Determinism in Dispose and Finalize Execution Timing

...Time... by ĐāżŦ {mostly absent}, on FlickrI get a surprising number of questions about when objects are disposed or collected. Usually people will have some limited logic to cleanup their objects (releasing file handles, removing references to large objects, etc.), and they don’t know when this logic will execute. Here is a little bit of insight into when objects are disposed and finalized. (If you are looking for more information about Disposable and Finalizable patterns, check this post)

When Does Dispose Execute?

The Dispose method on an object is only executed when it is called by the application. What I mean by that, is the CLR does not automatically call Dispose on your objects. If you don’t call dispose, it can result in a memory leak that does not get cleaned up until the process exits.

This doesn’t mean you necessarily have to call Dispose() explicitly. In C#, there are a number of times that Dispose() is called implicitly:

using()

This is probably the most straightforward. As a matter of fact, this is almost like calling Dispose explicitly, and it will dispose the object, even if an exception is raised from the using block.

using (var file = File.Open(".\\temp.txt", FileMode.Append))
{
    file.Write(new byte[] {0x2a}, 0, 1);
}

If we look at the compiled IL, we can see that it is compiled down into a try-catch-finally, with a call to Dispose() in the finally block.

IL_0000: ldstr ".\\temp.txt"
IL_0005: ldc.i4.6
IL_0006: call class [mscorlib]System.IO.FileStream [mscorlib]System.IO.File::Open(string, valuetype [mscorlib]System.IO.FileMode)
IL_000b: stloc.0
.try
{
  IL_000c: ldloc.0
  IL_000d: ldc.i4.1
  IL_000e: newarr [mscorlib]System.Byte
  IL_0013: stloc.1
  IL_0014: ldloc.1
  IL_0015: ldc.i4.0
  IL_0016: ldc.i4.s 42
  IL_0018: stelem.i1
  IL_0019: ldloc.1
  IL_001a: ldc.i4.0
  IL_001b: ldc.i4.1
  IL_001c: callvirt instance void [mscorlib]System.IO.Stream::Write(uint8[], int32, int32)
  IL_0021: leave.s IL_002d
} // end .try
finally
{
  IL_0023: ldloc.0
  IL_0024: brfalse.s IL_002c
  IL_0026: ldloc.0
  IL_0027: callvirt instance void [mscorlib]System.IDisposable::Dispose()
  IL_002c: endfinally
} // end handler
IL_002d: ret

foreach

Here’s one you may not know. Enumerator is disposable. Foreach gets an enumerator, and then disposes it for you.

var fileStreams = new List()
                        {
                            File.Open(".\\temp1.txt", FileMode.Append),
                            File.Open(".\\temp2.txt", FileMode.Append)
                        };
 
foreach (var file in fileStreams)
{
    file.Write(new byte[] { 0x2a }, 0, 1);
}

And here is the compiled IL. Notice, it does NOT dispose the objects in the collection… only the enumerator. Be warned! If you manually retrieve an enumerator, you need to dispose it!

IL_0000: newobj instance void class [mscorlib]System.Collections.Generic.List`1::.ctor()
IL_0005: stloc.2
IL_0006: ldloc.2
IL_0007: ldstr ".\\temp1.txt"
IL_000c: ldc.i4.6
IL_000d: call class [mscorlib]System.IO.FileStream [mscorlib]System.IO.File::Open(string, valuetype [mscorlib]System.IO.FileMode)
IL_0012: callvirt instance void class [mscorlib]System.Collections.Generic.List`1::Add(!0)
IL_0017: ldloc.2
IL_0018: ldstr ".\\temp2.txt"
IL_001d: ldc.i4.6
IL_001e: call class [mscorlib]System.IO.FileStream [mscorlib]System.IO.File::Open(string, valuetype [mscorlib]System.IO.FileMode)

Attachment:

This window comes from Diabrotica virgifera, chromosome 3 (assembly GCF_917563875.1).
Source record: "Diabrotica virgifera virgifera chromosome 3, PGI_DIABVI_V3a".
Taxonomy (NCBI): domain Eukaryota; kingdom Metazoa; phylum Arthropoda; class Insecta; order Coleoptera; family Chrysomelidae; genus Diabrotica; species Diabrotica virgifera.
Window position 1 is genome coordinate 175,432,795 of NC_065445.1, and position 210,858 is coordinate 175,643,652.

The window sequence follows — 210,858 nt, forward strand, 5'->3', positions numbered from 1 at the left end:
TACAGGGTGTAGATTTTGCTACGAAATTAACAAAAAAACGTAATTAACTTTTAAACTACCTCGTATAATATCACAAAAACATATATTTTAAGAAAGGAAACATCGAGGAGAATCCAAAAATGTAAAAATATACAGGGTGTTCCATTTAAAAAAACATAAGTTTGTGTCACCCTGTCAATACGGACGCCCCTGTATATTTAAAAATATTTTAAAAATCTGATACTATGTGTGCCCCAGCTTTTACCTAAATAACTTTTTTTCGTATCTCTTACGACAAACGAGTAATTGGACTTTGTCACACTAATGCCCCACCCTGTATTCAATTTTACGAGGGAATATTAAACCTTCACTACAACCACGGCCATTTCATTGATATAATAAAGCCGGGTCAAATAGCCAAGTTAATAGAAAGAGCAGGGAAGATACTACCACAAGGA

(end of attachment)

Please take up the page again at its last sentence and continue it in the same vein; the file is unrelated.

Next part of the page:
IL_0023: callvirt instance void class [mscorlib]System.Collections.Generic.List`1::Add(!0)
IL_0028: ldloc.2
IL_0029: stloc.0
IL_002a: ldloc.0
IL_002b: callvirt instance valuetype [mscorlib]System.Collections.Generic.List`1/Enumerator class [mscorlib]System.Collections.Generic.List`1::GetEnumerator()
IL_0030: stloc.3
.try
{
  IL_0031: br.s IL_0053
  // loop start (head: IL_0053)
  IL_0033: ldloca.s CS$5$0000
  IL_0035: call instance !0 valuetype [mscorlib]System.Collections.Generic.List`1/Enumerator::get_Current()
  IL_003a: stloc.1
  IL_003b: ldloc.1
  IL_003c: ldc.i4.1
  IL_003d: newarr [mscorlib]System.Byte
  IL_0042: stloc.s CS$0$0001
  IL_0044: ldloc.s CS$0$0001
  IL_0046: ldc.i4.0
  IL_0047: ldc.i4.s 42
  IL_0049: stelem.i1
  IL_004a: ldloc.s CS$0$0001
  IL_004c: ldc.i4.0
  IL_004d: ldc.i4.1
  IL_004e: callvirt instance void [mscorlib]System.IO.Stream::Write(uint8[], int32, int32)
  IL_0053: ldloca.s CS$5$0000
  IL_0055: call instance bool valuetype [mscorlib]System.Collections.Generic.List`1/Enumerator::MoveNext()
  IL_005a: brtrue.s IL_0033
  // end loop
  IL_005c: leave.s IL_006c
} // end .try
finally
{
  IL_005e: ldloca.s CS$5$0000
  IL_0060: constrained. valuetype [mscorlib]System.Collections.Generic.List`1/Enumerator
  IL_0066: callvirt instance void [mscorlib]System.IDisposable::Dispose()
  IL_006b: endfinally
} // end handler

Others?

If you know of any other interesting facts related to object disposal, leave them in the comments below!

When Does The Finalizer Run?

You will hear and read that finalizer execution is non-deterministic. What they mean is that you cannot predict when the finalizer will run. This is true to some extent, but there are some things that we do know:

  1. Garbage collection runs, and identifies an object as “dead”
  2. This dead object has a finalizer (and GC.SuppressFinalize() has not been called)
  3. The GC places this object into the “finalizer queue”
  4. After GC is completed, the finalizer thread resumes and starts running finalizers from the queue
  5. The finalizer thread is a managed thread, and runs at the HIGHEST thread priority

So this is what we know… an object’s finalizer will run sometime after the GC has identified the object as dead and placed on the finalizer queue. Not exactly precise, but not entirely unpredictable.

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